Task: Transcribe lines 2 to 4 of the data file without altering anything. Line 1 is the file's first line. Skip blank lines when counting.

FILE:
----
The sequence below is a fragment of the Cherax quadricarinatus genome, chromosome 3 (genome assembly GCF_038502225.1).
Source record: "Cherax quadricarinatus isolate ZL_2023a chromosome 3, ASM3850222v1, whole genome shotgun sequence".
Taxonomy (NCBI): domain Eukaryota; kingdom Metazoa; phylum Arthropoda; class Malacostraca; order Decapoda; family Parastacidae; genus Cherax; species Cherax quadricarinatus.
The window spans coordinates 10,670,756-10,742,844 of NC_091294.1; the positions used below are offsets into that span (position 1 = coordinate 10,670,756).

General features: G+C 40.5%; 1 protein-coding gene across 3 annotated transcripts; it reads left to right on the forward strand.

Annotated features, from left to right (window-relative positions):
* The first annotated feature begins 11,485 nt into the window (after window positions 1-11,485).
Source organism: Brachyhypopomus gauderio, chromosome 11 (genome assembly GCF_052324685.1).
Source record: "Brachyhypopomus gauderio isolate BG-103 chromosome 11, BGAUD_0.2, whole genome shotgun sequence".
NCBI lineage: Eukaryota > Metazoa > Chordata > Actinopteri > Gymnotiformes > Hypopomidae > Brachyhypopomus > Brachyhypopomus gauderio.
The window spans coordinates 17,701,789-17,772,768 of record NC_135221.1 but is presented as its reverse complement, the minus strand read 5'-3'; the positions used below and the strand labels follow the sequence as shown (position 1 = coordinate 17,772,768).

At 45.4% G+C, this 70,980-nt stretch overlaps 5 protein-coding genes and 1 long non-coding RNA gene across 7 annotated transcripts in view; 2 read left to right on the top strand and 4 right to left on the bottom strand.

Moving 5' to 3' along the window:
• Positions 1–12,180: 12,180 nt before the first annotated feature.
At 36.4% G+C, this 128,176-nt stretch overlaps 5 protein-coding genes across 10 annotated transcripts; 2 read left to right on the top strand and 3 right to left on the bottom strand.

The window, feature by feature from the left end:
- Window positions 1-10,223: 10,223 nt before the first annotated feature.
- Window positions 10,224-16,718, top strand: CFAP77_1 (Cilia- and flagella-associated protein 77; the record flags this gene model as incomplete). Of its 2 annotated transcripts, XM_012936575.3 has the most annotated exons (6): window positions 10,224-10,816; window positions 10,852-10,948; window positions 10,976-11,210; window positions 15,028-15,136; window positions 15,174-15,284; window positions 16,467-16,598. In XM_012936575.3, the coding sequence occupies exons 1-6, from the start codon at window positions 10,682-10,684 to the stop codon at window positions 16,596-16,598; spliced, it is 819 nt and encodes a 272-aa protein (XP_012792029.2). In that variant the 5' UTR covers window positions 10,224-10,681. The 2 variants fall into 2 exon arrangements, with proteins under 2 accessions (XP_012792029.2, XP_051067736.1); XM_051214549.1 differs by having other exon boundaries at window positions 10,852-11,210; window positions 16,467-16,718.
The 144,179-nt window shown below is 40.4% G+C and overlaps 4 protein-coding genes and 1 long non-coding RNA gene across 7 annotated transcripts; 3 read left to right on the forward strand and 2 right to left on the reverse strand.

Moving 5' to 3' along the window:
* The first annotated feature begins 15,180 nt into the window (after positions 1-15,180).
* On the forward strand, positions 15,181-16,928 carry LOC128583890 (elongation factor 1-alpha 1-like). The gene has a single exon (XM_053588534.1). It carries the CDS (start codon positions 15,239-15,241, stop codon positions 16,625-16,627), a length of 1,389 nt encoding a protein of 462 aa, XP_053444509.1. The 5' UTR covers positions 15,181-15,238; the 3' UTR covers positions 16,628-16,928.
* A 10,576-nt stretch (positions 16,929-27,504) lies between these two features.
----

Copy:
Source record: "Cherax quadricarinatus isolate ZL_2023a chromosome 3, ASM3850222v1, whole genome shotgun sequence".
Taxonomy (NCBI): domain Eukaryota; kingdom Metazoa; phylum Arthropoda; class Malacostraca; order Decapoda; family Parastacidae; genus Cherax; species Cherax quadricarinatus.
The window spans coordinates 10,670,756-10,742,844 of NC_091294.1; the positions used below are offsets into that span (position 1 = coordinate 10,670,756).